Beaver lodge

Beaver lodge

OL: Yes indeed, humans are "the ultimate ecosystem engineers" - although, infamously, not always in good ways! In fact, the disastrously short-sighted or ham-fisted ways humans alter their ecosystems have been making headlines for decades - which brings us to perhaps the cheesiest question any environmental journalist can be asked, but if cheese is needed, cheese we shall deliver: what can humans learn from beavers?

BG: Hey, I love a good wheel of cheese. You know, as I alluded to earlier, beavers are in some ways our spiritual kin: We both prefer to settle near water, we both favor low-gradient river valleys, and we both love to modify our habitats. Every species adapts to its environment; beavers and humans are two of the only creatures that make their environments adapt to them. But while we share the engineering instinct, the ways in which we change the land are wildly different. Which brings me to what we can learn from our buck-toothed brothers and sisters.

First, we have to embrace chaos. We Homo sapiens like the world neat and orderly — our streets arranged in grids, our crops planted in parallel furrows, our rivers straitjacketed by levees. Beavers, by contrast, are apparent anarchists: They make streams spill onto their floodplains, they turn single-thread creeks into messy tangles of side channels and pools, they leave jumbles of downed wood everywhere. What looks to us like pandemonium, though, is really diversity — where we create simple environments with a relative paucity of available niches, beavers create incredible, life-supporting complexity. Baby trout rear in their side channels, moose feed in their wet meadows, woodpeckers drill in the dead trees they've flooded, and so on. So that's the first lesson: For the sake of other species, we need to learn how to make a mess.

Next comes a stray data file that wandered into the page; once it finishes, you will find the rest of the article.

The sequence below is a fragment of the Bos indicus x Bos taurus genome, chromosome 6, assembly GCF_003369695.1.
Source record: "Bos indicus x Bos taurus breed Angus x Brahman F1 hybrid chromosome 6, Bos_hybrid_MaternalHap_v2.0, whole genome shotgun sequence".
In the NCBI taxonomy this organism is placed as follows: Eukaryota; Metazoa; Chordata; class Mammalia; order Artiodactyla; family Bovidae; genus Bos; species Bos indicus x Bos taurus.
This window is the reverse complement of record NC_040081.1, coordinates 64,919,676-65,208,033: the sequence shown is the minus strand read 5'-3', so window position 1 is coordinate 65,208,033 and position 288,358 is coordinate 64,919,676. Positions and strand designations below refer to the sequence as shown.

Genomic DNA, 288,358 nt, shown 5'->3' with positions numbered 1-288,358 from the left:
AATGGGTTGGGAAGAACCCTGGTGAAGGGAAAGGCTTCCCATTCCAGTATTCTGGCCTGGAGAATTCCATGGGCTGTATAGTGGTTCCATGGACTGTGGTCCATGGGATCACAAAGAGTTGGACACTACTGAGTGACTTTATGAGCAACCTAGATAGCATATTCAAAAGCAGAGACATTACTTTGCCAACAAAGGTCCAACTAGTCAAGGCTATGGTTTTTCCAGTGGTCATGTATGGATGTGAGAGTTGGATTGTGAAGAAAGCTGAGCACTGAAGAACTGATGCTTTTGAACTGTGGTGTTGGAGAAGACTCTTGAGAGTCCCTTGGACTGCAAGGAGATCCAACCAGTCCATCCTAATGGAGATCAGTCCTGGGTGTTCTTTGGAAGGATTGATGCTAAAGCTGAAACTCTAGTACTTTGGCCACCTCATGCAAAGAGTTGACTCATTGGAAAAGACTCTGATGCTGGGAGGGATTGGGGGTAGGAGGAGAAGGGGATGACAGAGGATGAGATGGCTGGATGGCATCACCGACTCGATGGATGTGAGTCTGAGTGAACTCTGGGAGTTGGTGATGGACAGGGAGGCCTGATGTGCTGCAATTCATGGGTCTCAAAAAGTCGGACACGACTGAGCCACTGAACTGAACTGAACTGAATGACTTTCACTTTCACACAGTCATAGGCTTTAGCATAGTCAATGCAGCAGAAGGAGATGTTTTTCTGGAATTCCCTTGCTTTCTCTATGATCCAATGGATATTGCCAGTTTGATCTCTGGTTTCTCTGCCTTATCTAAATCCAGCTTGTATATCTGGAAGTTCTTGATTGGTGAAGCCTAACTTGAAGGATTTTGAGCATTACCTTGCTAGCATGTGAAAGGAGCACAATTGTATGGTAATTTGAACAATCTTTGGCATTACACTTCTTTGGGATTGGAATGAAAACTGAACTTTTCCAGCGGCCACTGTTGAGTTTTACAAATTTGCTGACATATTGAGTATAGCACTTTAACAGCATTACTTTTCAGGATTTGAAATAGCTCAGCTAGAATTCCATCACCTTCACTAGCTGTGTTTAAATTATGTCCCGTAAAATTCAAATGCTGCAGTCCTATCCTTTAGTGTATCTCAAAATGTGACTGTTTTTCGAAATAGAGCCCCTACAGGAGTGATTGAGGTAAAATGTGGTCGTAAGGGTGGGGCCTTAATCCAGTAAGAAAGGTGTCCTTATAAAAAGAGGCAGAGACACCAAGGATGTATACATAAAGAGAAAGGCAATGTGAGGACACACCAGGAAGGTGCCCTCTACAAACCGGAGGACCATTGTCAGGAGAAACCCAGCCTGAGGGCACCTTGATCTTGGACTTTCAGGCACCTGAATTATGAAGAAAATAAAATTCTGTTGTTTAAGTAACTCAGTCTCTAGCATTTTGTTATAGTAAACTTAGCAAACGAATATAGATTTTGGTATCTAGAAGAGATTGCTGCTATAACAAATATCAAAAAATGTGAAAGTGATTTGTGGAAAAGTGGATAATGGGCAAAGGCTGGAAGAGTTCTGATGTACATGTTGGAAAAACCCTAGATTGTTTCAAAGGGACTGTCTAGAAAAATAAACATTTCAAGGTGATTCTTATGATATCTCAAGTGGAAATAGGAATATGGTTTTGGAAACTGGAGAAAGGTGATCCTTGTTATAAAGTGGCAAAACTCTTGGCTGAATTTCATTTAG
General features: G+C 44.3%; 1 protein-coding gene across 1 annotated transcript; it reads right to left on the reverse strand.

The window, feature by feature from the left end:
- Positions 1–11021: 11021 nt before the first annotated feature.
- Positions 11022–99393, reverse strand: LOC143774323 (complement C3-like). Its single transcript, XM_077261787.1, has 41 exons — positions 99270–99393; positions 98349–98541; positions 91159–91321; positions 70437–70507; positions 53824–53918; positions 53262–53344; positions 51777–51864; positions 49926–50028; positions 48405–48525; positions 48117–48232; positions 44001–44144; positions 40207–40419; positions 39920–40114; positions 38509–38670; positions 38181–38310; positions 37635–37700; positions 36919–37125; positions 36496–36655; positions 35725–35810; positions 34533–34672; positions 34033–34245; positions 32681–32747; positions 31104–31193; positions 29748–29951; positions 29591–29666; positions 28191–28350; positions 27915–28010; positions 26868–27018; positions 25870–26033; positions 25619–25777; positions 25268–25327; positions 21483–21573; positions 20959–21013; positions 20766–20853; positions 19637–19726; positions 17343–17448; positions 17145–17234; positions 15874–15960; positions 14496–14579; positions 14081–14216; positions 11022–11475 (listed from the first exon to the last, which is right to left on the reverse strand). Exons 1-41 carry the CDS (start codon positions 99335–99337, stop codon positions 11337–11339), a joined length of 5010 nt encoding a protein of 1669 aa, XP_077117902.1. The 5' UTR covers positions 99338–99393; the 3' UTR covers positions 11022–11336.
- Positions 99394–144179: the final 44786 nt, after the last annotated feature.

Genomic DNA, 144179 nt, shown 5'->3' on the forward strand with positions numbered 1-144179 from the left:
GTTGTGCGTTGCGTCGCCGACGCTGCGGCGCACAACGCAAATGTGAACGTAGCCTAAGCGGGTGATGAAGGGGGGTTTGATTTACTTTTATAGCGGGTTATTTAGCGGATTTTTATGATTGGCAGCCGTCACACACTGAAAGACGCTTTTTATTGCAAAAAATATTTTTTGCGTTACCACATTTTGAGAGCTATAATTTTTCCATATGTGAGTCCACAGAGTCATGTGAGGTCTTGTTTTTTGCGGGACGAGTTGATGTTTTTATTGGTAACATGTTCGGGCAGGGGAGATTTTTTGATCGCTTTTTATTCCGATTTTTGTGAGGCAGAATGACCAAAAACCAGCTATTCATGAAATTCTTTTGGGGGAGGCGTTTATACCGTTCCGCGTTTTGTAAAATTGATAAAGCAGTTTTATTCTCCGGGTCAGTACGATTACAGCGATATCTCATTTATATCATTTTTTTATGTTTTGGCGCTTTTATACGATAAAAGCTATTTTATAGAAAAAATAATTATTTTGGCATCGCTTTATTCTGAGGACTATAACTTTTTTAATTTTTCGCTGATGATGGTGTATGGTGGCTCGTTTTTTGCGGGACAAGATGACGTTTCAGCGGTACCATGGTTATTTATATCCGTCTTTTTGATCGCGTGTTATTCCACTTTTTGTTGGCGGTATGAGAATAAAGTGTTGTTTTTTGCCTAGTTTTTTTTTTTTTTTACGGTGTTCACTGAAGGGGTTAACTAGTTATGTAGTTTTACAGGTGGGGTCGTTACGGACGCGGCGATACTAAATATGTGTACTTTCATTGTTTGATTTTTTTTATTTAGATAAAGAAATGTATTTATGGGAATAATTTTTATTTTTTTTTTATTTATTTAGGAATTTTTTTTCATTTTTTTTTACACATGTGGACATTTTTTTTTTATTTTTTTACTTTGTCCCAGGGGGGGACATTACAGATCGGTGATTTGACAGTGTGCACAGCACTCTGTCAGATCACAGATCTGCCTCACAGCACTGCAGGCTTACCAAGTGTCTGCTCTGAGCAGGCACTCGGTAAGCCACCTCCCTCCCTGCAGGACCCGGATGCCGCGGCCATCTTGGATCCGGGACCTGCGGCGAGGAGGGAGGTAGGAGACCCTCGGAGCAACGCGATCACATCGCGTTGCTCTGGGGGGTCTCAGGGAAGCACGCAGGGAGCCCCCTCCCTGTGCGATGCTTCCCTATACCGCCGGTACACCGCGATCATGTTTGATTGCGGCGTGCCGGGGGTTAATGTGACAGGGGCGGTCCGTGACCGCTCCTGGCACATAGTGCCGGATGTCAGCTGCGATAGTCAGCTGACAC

The second lesson: Small is beautiful. We love huge, centralized water storage projects: think, for instance, of the Glen Canyon Dam and Lake Powell. There's no doubt that enormous dams and reservoirs are convenient from a water delivery standpoint; there's also no doubt they're disastrous for the environment. (Just ask Edward Abbey.) What's more, they're risky: The Oroville Dam nearly destroyed thousands of homes last winter, and a lot of our biggest reservoirs have already accumulated so much silt that they're practically useless. I like the idea of water storage approaches that are less centralized, more beaverish: small, dispersed, localized. Let's go back to those Nevada ranchers. One ranch manager, a guy named James Rogers, is beaverizing his entire property — nearly a million acres of land! — by designing a series of constructed wetlands that will store water, attract beavers, and recharge the ranch's aquifers. Instead of putting his irrigation eggs in one basket, he's storing pockets of water all over the ranch, in a system that both mimics and cooperates with beavers. Beavers aren't a silver bullet in the face of climate change and drought — but they can certainly be valuable instructors.

Steve Donoghue was a founding editor of Open Letters Monthly. His book criticism has appeared in the Boston Globe, the Wall Street Journal, and the American Conservative. He writes regularly for the National, the Washington Post, the Vineyard Gazette, and the Christian Science Monitor. His website is